A Study of Psychological Distress in Two Cohorts of First-Year Medical Students that Underwent Different Admission Selection Processes

Medical Education Department, School of Medical Sciences, Universiti Sains Malaysia Health Campus, 16150 Kubang Kerian, Kelantan, Malaysia.
Malaysian Journal of Medical Sciences 07/2012; 19(3):29-35.
Source: PubMed


Medical training is often regarded as a stressful period. Studies have previously found that 21.6%-50% of medical students experience significant psychological distress. The present study compared the prevalence and levels of psychological distress between 2 cohorts of first-year medical students that underwent different admission selection processes.
A comparative cross-sectional study was conducted by comparing 2 cohorts of first-year medical students; 1 group (cohort 1) was selected based purely on academic merit (2008/2009 cohort) and the other group (cohort 2) was selected based on academic merit, psychometric assessment, and interview performance (2009/2010 cohort). Their distress levels were measured by the General Health Questionnaire, and scores higher than 3 were considered indicative of significant psychological distress.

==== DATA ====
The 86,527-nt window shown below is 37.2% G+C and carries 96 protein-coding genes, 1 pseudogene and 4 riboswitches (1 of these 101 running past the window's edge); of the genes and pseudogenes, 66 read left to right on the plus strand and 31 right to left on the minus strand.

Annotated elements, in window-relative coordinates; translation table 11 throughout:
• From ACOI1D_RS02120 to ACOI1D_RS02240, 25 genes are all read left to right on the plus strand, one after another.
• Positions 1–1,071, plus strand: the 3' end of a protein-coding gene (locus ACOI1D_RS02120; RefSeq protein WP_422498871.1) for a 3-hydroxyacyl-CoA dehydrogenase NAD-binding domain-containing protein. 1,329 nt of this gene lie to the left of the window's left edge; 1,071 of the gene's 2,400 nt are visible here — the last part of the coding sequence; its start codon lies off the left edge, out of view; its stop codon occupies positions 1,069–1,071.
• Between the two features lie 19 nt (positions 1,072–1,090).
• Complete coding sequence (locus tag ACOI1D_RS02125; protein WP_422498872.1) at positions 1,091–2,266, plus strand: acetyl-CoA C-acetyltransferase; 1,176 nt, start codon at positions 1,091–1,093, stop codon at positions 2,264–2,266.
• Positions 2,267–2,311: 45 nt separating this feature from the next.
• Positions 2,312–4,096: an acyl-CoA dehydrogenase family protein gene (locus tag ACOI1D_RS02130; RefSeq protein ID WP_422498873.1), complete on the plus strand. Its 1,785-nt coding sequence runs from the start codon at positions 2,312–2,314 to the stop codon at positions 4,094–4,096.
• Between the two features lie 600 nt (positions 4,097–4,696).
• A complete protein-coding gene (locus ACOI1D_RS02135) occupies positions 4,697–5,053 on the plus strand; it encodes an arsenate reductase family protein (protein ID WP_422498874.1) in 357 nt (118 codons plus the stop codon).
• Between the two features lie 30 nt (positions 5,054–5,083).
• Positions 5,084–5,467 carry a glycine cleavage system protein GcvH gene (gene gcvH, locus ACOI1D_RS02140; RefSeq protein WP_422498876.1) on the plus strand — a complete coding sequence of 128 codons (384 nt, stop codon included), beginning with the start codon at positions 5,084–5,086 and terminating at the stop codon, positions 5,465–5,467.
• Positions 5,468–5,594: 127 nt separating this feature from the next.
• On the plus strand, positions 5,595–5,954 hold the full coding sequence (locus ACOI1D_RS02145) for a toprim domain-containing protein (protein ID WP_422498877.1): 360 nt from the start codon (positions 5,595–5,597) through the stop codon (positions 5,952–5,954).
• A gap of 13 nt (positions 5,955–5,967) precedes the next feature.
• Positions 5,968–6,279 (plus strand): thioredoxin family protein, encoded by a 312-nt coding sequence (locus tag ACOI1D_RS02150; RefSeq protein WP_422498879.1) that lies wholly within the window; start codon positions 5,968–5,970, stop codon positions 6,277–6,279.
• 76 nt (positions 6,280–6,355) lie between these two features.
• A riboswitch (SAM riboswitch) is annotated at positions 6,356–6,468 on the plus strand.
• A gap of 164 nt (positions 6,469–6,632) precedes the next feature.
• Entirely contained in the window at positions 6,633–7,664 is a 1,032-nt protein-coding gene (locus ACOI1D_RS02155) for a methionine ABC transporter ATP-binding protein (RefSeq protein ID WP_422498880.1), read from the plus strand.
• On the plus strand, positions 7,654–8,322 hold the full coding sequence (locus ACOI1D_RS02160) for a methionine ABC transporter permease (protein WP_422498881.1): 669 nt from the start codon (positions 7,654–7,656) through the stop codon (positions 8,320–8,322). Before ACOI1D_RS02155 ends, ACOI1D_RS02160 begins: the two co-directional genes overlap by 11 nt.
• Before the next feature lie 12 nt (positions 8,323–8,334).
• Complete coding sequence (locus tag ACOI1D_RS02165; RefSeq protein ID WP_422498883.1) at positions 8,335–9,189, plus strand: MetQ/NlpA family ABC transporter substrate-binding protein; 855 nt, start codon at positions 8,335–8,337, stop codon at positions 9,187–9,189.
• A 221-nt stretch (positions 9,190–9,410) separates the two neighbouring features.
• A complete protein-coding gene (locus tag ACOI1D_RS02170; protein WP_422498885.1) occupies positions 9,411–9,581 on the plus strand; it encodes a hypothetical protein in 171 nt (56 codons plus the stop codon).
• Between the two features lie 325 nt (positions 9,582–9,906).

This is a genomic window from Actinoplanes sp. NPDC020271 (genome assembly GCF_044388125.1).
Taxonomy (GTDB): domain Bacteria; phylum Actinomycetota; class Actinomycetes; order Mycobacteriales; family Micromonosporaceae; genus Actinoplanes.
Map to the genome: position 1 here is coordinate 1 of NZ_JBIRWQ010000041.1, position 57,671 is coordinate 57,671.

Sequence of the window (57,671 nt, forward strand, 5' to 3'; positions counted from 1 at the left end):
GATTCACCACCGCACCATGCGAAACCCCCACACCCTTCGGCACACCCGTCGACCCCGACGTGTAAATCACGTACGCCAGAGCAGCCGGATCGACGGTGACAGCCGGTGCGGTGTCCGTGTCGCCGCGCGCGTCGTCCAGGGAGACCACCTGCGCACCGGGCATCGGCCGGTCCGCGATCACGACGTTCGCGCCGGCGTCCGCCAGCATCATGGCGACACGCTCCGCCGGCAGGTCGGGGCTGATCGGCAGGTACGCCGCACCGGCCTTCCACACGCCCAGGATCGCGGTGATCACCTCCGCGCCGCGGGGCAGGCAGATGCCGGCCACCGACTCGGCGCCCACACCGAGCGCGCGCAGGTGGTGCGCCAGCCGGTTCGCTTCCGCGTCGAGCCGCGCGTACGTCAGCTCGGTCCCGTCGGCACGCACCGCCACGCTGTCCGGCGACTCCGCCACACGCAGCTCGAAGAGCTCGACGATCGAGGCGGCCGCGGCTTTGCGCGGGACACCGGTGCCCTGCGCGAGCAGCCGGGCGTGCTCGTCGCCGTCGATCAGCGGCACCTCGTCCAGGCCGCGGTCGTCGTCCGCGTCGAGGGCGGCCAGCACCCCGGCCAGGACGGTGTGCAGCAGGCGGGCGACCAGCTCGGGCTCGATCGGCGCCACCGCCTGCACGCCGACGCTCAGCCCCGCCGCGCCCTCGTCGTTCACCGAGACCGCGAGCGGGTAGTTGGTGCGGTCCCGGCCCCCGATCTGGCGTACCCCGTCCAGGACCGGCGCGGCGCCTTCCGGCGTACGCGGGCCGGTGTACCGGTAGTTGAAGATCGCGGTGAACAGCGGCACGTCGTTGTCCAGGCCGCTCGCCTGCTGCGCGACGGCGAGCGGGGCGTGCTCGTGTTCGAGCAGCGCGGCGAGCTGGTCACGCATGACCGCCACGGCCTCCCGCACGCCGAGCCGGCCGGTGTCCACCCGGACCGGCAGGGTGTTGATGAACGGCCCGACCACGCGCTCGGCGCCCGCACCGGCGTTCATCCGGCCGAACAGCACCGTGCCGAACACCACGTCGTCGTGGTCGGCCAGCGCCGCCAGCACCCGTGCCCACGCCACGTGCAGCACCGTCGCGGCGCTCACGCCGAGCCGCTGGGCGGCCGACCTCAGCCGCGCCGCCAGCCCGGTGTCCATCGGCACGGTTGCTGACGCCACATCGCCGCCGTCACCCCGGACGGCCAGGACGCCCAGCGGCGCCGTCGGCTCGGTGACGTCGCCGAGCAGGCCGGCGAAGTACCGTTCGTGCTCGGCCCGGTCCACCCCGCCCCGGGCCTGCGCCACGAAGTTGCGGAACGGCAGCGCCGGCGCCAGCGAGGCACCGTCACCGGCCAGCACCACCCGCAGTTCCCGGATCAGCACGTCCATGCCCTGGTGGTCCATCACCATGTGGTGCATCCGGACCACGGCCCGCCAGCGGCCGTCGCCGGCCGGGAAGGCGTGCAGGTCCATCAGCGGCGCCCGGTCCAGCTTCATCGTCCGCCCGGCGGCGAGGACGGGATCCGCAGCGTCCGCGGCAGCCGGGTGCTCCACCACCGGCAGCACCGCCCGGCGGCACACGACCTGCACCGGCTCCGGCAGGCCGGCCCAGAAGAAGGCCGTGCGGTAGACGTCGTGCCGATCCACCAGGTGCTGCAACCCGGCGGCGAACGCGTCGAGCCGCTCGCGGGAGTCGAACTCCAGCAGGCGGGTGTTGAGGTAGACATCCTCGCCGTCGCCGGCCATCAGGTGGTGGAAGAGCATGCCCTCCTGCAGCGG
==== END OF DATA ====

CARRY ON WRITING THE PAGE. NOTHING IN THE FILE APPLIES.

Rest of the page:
The prevalence (P = 0.003) and levels (P = 0.001) of psychological distress were significantly different between the 2 cohorts. Cohort 1 had 1.2-3.3 times higher risk of developing psychological distress compared to cohort 2 (P = 0.007).
Cohort 2 had better psychological health than cohort 1 and was less likely to develop psychological distress. This study provided evidence of a potential benefit of multimodal student selection based on academic merit, psychometric assessment, and interview performance. This selection process might identify medical students who will maintain better psychological health.

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Available from: Muhamad Saiful Bahri Yusoff, Dec 28, 2014